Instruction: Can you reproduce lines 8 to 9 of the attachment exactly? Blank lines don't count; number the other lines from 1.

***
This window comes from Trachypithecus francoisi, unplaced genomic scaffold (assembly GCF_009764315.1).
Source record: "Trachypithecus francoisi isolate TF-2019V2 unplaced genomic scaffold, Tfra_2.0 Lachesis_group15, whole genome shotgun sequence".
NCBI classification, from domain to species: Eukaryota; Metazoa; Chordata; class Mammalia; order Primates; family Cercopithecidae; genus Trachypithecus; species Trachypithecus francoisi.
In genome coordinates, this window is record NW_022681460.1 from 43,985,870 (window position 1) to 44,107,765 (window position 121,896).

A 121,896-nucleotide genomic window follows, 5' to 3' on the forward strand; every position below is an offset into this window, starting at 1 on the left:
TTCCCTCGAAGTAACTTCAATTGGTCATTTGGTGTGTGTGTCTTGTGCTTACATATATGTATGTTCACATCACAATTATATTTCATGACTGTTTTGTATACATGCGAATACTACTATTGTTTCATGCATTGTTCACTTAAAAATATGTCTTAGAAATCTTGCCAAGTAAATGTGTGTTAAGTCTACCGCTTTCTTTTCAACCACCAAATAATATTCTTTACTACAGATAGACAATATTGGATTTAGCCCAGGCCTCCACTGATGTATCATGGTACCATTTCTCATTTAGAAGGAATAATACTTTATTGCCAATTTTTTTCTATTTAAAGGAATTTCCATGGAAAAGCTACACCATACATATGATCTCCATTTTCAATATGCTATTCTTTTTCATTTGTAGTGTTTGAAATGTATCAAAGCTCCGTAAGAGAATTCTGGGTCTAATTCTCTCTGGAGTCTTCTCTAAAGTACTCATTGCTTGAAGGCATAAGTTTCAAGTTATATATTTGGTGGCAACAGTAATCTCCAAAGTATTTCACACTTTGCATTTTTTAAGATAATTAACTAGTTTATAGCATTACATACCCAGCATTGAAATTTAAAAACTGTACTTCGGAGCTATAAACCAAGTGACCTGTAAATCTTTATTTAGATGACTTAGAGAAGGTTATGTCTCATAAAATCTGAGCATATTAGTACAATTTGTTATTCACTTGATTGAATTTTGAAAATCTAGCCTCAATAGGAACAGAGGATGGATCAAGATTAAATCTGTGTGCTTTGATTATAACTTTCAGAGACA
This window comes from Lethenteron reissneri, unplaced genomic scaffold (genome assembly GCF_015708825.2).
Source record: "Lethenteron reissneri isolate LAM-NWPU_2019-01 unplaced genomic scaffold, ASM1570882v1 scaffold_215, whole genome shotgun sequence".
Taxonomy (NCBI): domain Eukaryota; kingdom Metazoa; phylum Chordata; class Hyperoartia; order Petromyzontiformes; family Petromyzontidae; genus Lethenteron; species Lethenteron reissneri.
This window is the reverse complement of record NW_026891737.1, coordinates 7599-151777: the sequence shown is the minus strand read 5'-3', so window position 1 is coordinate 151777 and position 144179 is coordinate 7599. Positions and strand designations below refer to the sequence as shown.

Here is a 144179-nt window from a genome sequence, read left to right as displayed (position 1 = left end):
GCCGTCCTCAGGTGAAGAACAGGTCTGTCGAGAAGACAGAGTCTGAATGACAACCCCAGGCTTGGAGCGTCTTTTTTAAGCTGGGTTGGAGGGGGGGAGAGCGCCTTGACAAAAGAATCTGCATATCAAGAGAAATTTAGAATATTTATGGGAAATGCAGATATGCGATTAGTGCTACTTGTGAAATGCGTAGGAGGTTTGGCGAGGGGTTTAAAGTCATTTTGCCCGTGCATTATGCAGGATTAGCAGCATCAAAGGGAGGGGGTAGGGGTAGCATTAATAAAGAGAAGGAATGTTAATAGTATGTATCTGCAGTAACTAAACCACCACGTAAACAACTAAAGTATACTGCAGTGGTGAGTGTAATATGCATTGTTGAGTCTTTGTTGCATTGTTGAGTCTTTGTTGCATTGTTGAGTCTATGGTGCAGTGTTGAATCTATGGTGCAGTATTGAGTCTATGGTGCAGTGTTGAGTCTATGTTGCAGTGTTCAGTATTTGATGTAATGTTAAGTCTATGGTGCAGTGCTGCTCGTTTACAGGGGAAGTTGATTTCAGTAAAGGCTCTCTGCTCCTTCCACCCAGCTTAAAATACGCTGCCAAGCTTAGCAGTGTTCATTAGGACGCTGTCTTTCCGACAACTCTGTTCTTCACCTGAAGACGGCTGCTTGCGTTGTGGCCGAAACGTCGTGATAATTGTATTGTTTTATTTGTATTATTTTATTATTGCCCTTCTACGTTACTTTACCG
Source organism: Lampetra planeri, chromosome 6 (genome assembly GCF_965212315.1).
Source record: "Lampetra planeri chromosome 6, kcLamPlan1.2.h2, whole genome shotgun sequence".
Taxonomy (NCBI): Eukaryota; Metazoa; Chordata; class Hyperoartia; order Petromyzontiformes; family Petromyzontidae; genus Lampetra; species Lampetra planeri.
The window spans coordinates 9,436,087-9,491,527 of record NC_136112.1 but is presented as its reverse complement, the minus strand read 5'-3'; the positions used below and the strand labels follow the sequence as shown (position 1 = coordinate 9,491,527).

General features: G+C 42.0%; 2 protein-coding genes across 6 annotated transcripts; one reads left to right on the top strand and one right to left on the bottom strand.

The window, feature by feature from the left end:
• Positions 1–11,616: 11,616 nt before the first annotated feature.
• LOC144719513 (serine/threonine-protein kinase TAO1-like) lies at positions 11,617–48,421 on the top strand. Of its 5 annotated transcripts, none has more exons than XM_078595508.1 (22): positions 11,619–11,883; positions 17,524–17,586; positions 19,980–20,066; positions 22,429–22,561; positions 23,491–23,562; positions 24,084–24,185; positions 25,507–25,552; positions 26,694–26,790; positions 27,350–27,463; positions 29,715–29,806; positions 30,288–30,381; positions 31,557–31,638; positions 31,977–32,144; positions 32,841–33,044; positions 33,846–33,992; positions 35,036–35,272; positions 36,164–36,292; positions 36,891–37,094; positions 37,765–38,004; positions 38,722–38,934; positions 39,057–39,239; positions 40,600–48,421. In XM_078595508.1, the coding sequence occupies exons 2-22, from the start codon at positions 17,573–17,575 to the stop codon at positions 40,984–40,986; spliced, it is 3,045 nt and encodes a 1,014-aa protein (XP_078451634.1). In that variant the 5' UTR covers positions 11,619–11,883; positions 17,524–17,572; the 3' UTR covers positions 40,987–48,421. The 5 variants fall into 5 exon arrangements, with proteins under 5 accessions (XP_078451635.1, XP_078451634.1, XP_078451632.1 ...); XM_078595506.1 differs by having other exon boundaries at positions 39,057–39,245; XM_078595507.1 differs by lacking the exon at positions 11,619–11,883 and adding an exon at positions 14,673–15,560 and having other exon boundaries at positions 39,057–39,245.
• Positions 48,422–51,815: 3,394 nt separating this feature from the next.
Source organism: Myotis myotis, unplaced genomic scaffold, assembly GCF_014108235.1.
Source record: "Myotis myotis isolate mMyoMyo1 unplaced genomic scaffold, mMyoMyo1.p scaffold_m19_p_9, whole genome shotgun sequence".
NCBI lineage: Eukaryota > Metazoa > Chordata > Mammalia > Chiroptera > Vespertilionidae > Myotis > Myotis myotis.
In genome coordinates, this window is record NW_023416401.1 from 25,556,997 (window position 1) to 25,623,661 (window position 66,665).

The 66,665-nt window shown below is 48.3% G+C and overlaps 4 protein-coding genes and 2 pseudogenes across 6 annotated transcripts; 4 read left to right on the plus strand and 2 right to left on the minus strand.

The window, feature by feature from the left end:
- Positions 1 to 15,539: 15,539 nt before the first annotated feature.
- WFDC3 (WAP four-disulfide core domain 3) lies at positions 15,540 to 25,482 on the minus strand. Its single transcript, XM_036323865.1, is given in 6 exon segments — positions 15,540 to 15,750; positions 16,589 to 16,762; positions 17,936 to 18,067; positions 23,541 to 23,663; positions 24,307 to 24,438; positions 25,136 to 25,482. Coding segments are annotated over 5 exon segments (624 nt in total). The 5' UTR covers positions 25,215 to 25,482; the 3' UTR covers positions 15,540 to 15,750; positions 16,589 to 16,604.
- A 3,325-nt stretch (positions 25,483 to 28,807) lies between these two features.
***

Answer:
Source record: "Lethenteron reissneri isolate LAM-NWPU_2019-01 unplaced genomic scaffold, ASM1570882v1 scaffold_215, whole genome shotgun sequence".
Taxonomy (NCBI): domain Eukaryota; kingdom Metazoa; phylum Chordata; class Hyperoartia; order Petromyzontiformes; family Petromyzontidae; genus Lethenteron; species Lethenteron reissneri.